MEPs head to COP22

Written by Martin Banks on 14 November 2016 in News
News

A 12-strong delegation of MEPs will take part in the UN climate talks (COP22) in Marrakesh this week.

A 12-strong delegation of MEPs will take part in the UN climate talks (COP22) in Marrakesh this week Photo credit: Fotolia


Following Parliament’s ratification and the entry into force of the 2015 Paris agreement, the talks in Morocco will focus on how to finance and share the efforts needed to keep climate warming well below two degrees compared to pre-industrial levels.

During their visit, which concludes on Friday, MEPs will discuss issues with key negotiators and meet counterparts from other parliaments, as well as local and international NGO and industry representatives.

Delegation Chair, Italian EPP  group member Giovanni La Via said,  “In Marrakesh, we will have to work on the implementation of the Paris agreement. We helped to make it become binding, but it is evident that the intended nationally determined contributions currently on the table are not sufficient to achieve the objective of limiting climate change to well below two degrees”, he added.

“We will also work to consolidate the trust between developed and developing countries. We must and we can hand over to future generations a world that is more stable and prosperous: a healthier and cleaner planet”, he said.

"Marrakesh should send out the signal that the path chosen in Paris is irreversible”, said delegation Vice-Chair, German Socialist MEP Jo Leinen.

He said, “The climate targets need to be achieved step by step in the coming years. The European Union must be an engaged player in this process and act as a broker between the partners of the north and the south", he said.

“The existing climate targets will not be sufficient to limit global warming to well below two degrees Celsius. Therefore, the EU needs to bring its climate policy into line with the Paris agreement. This means, in particular, reducing CO2 emissions faster and being clear about financing climate protection”, he added.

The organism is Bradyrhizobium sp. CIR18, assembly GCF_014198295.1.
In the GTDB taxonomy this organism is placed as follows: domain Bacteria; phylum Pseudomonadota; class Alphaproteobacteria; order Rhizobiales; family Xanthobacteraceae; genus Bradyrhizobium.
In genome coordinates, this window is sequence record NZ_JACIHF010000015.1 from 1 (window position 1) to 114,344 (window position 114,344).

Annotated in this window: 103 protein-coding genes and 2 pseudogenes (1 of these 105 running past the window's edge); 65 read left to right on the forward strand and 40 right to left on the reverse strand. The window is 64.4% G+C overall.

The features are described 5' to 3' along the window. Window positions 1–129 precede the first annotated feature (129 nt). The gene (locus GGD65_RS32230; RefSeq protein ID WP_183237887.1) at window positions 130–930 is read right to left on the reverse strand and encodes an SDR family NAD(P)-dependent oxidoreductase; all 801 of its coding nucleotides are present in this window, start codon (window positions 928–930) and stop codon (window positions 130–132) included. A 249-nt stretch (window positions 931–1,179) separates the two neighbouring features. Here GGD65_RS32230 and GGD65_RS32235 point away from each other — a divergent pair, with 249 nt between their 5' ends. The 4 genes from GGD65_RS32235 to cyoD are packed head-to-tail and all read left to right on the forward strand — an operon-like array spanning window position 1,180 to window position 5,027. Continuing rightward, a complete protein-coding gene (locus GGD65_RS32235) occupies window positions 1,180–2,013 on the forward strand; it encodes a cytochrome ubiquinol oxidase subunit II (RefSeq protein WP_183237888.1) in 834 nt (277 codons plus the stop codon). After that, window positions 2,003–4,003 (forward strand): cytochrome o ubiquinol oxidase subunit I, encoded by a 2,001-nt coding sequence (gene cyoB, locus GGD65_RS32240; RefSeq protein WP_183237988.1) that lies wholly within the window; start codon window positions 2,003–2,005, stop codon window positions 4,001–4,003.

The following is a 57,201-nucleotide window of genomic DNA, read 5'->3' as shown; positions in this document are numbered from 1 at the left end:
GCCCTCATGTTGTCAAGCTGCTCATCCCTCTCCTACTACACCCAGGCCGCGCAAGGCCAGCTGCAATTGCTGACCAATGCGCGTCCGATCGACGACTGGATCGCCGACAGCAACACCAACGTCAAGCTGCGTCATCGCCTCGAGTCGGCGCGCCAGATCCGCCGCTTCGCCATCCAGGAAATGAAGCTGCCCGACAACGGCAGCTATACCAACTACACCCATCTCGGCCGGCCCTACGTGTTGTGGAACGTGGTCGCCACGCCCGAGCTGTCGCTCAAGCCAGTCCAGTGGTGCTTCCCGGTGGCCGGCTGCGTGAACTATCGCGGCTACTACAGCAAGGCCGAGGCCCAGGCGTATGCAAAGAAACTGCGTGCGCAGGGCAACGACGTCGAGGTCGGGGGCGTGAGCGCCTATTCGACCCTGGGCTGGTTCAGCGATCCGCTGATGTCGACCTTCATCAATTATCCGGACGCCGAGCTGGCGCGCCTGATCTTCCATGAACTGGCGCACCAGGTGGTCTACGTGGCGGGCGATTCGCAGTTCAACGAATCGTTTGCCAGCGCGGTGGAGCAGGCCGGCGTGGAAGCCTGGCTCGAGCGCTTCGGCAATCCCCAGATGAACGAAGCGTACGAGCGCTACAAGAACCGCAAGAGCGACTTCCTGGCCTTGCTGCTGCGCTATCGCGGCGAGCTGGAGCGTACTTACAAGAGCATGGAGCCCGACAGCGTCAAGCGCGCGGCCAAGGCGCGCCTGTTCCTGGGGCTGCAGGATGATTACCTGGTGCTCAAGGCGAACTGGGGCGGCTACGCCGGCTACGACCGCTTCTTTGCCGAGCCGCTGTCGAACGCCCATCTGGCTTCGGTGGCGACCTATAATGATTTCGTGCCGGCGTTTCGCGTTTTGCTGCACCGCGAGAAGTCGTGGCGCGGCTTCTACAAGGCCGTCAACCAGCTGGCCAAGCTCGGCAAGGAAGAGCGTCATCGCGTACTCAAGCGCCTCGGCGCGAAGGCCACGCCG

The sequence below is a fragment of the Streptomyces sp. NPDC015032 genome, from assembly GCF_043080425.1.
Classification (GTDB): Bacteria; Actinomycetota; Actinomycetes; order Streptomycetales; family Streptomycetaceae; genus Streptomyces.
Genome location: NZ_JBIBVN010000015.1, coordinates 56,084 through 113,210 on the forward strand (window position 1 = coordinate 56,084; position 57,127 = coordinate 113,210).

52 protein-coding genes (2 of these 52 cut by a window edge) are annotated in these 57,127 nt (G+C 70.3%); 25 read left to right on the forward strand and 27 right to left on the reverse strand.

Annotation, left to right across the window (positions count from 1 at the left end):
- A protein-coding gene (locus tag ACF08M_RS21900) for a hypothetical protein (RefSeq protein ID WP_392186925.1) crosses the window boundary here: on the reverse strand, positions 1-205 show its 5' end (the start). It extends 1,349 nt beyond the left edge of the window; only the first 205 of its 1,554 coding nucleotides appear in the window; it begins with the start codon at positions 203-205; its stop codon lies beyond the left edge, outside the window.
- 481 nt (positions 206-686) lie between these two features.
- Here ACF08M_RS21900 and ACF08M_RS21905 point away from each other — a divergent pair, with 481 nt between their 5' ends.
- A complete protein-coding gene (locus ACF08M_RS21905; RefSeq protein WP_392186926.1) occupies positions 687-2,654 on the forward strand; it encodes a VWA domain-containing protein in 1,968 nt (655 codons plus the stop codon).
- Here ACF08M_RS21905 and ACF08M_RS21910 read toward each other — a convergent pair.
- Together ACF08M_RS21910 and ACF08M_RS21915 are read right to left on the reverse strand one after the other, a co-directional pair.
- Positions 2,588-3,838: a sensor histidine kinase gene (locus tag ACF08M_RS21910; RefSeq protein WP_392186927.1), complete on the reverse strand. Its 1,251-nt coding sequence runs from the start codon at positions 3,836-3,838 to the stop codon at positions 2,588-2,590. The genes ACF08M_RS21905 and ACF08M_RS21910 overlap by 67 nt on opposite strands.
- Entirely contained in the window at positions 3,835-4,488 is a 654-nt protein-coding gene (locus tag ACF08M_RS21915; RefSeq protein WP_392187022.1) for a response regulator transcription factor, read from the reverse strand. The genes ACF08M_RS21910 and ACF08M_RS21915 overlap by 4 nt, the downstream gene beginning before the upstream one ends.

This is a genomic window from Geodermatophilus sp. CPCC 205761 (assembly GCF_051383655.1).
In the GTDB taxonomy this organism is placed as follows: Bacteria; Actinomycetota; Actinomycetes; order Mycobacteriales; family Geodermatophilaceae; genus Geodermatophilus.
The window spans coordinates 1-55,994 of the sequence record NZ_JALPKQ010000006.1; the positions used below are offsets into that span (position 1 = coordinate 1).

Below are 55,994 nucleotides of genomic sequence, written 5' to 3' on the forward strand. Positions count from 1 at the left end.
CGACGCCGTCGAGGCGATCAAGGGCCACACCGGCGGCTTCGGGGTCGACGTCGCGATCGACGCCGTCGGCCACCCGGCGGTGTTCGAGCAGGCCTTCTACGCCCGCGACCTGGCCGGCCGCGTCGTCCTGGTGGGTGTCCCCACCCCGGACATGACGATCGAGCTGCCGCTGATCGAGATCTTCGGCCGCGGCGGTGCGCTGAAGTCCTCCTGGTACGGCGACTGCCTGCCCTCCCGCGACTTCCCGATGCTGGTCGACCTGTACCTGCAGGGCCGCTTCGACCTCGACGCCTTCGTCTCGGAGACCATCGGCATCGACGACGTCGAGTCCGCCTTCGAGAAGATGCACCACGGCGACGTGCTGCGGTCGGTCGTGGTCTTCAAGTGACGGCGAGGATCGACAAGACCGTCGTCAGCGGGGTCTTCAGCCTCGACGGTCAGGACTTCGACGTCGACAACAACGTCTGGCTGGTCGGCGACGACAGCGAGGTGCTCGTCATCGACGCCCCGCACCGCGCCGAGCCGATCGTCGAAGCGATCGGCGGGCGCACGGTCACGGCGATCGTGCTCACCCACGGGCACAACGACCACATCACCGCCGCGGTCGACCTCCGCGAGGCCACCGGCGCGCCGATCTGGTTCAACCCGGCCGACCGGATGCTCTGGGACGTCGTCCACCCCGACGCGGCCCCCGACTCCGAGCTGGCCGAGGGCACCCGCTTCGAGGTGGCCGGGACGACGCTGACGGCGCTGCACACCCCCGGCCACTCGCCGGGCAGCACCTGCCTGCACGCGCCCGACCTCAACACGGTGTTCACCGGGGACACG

COP22 began last week in Marrakesh and is seen as a final opportunity for the Obama administration to secure a “lasting climate legacy.”

A Parliament source said, “We will be looking to see agreement on how the vision that was agreed in Paris will be turned into a reality, and will be expecting concrete proposals, backed with the necessary financial means.”

GUE/NGL group MEP Estefania Torres Martinez, who will also be taking part in the delegation, said, “The European Union has ratified the Paris agreement to fight climate change and world leaders are gathering this week to discuss ways to implement this agreement.

“We must keep up the pressure to stop global warming. The food industry emits one-third of all greenhouse gas emissions.

“The EU must take bold steps towards a zero emissions economy. For this it must challenge the monopoly that large agro-industries have on the food we eat.

“We at GUE/NGL are working for more EU support for small farmers, less food waste, ecological farming methods and greater reliance on local produce.”

Meanwhile, a new report says that global carbon dioxide emissions were almost flat for the third year in a row.

The Global Carbon Project (GCP) said, “There is now an opportunity for energy and climate policy to lock in the recent gains and raise the ambition of emission pledges to be consistent with the goals set out in the Paris agreement.”

It published its annual analysis of trends in the global carbon cycle in the journal Earth System Science Data, highlighting the continued slowdown in global emissions growth.

It says global carbon dioxide emissions from fossil fuels and industry grew at over three per cent per year in the 2000’s, but growth has slowed in the 2010’s and in the last three years have levelled off at around 36.4 billion tonnes of CO2. China drove the unexpected and rapid growth in the 2000’s, and is behind the unexpected recent stabilisation.

“It is great news that global carbon dioxide emissions have been flat in the last three years, but it is far too early to proclaim we have reached a peak” said Glen Peters, a senior researcher at the Centre for International Climate and Environmental Research - Oslo (CICERO) and co-author of the study.

About the author

Martin Banks is a senior reporter for the Parliament Magazine

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